Bad genetics is the number one variable that hinders most bodybuilders. Bad genetics are something you cannot control. Cowan mentioned that this issue is so extreme in bodybuilding, some bodybuilders pay to get implants for a particular body part.

“This variable is what separates athletic sports and bodybuilding,” he said. “With athletic sports, if you are not good something you can always train and eventually become a pro.”

“I think bodybuilding is a sport. I think so because of the prep, money, and dedication it takes to be a bodybuilder,” says Donna Cowan.

Donna Cowan disagrees with her husband  Steve Cowan. She does not have the  years of contest experience that he has. She competed in one contest in Rome, Georgia, placing second out of 15 contestants. Her focus now is helping clients live healthier lifestyles.

Donna Cowan’s opinion as an amateur bodybuilder was expected. She described a sport as any physical activity used to achieve a goal. This opinion of course clashed with her husband’s opinion.

“The amount of hours in the gym alone should consider it a sport,” she said.

She is basing her opinion on physical activity. She says the same way athletes train, bodybuilders train the same way.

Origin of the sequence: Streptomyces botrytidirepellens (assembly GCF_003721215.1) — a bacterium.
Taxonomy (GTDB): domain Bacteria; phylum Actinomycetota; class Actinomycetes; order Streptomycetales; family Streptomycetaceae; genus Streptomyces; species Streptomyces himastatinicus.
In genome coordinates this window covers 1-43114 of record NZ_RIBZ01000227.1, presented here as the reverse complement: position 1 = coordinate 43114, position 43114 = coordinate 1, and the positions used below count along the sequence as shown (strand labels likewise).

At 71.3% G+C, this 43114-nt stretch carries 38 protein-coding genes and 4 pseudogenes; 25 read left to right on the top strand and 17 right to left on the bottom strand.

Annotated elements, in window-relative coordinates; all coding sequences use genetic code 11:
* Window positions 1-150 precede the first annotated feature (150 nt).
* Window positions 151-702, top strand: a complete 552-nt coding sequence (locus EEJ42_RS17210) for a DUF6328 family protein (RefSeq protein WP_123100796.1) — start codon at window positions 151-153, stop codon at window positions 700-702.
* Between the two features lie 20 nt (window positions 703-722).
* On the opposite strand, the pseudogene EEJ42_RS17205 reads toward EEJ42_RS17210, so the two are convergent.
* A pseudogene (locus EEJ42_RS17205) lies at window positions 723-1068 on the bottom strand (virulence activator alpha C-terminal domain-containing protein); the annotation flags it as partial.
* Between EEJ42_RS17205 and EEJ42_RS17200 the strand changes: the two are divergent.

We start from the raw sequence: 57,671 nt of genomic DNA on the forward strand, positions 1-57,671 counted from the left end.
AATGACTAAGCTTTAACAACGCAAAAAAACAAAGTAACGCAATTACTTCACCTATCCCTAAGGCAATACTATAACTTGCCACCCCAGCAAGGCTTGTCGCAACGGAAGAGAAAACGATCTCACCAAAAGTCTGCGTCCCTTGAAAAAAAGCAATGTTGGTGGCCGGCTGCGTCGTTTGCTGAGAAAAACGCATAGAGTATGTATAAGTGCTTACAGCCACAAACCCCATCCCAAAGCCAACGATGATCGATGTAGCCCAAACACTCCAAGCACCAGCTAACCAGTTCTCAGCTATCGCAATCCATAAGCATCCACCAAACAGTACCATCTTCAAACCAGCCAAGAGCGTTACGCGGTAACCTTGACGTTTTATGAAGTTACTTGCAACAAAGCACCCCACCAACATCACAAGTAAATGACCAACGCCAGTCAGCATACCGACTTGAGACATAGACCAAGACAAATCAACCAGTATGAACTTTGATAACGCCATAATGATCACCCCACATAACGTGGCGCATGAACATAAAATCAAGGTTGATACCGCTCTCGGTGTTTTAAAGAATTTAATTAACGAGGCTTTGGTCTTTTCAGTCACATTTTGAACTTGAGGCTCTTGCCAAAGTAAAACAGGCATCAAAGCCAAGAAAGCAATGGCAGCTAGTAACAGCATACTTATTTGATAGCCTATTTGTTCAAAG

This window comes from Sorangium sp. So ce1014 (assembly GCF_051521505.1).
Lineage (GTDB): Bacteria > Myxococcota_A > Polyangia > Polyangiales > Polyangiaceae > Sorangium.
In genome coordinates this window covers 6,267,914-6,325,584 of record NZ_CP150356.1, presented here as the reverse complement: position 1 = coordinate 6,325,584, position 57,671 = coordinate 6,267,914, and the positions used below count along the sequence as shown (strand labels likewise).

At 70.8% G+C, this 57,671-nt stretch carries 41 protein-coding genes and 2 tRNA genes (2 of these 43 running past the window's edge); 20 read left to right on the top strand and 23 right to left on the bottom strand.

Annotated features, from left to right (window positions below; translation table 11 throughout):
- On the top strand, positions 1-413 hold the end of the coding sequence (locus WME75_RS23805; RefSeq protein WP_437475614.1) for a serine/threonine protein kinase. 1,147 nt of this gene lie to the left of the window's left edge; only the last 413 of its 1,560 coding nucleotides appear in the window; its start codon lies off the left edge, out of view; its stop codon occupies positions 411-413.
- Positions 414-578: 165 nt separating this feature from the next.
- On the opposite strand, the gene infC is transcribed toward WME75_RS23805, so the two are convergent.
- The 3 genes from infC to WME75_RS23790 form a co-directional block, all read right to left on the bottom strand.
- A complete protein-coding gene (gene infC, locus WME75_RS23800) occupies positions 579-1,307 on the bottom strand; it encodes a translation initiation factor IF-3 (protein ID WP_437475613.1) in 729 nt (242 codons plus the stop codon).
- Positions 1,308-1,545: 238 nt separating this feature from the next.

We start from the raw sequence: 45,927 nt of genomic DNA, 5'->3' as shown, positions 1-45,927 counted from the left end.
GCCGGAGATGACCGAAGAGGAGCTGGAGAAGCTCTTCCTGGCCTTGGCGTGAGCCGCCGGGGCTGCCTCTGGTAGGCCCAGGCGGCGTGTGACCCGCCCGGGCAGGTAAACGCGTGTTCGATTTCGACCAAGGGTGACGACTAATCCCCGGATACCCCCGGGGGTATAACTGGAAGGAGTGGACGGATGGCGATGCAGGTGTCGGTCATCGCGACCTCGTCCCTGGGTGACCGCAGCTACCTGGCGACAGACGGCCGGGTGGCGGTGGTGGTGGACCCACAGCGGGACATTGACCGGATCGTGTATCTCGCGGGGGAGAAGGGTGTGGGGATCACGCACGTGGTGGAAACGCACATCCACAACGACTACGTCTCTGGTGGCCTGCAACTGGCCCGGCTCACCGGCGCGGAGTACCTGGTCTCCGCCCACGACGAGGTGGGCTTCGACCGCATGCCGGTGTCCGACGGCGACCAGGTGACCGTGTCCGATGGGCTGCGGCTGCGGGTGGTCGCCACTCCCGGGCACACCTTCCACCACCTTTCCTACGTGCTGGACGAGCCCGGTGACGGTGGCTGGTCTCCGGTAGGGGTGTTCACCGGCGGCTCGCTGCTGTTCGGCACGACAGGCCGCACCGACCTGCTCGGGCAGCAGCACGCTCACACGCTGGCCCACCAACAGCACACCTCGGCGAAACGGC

“The only difference between a bodybuilder and a regular athlete is the reason behind weight training. We both use weights. We just have different reasons for using them,” she said.

“ In my opinion bodybuilding is a sport,” said Robert Boldin. “I don’t even know why it’s debated. I think it depends on the way bodybuilding is perceived.”

Boldin is an aspiring amateur bodybuilder. Playing football in high school and college gave him a strong passion for building his body. He is preparing for his first amateur contest in October. Boldin has a different outlook on bodybuilding. His opinion is that regular athletes train all year and maintain a certain diet to be able to perform at the highest level.

robert bolding
Robert Boldin training shoulders for his next competition in October. Photo by Alex Dudley 

“Bodybuilders and athletes are pretty much the same,” he said. “The only difference is that regular athletes train to improve in their sport and bodybuilders train to improve their bodies. Same weights, same eating habits, they are just used for different reason.”

He says that it’s offensive to bodybuilders that their sport has not been recognized as a real sport.

“Anybody who believes bodybuilding is not a sport should work out with a bodybuilder for a week,” he said. “You’ll see that our training methods are the same as any other athlete. We pose on stage to show the results of our hard work. Athletes show the results of their hard work on the field or court. This is the same thing in my book.”

Is bodybuilding a sport or is it simply a beauty pageant?

“Sometime in the future they will revisit this debate and propose the idea,” Boldin said.

“It’s 2017 and bodybuilding still isn’t recognized as a sport,” Boldin said. “The level of disrespect bodybuilders receive is astounding. My advice for any bodybuilder is to continue doing what you love regardless if you receive proper recognition for it. It’s sad we still have to have this discussion. If you love bodybuilding do it because it’s your passion, not for recognition.”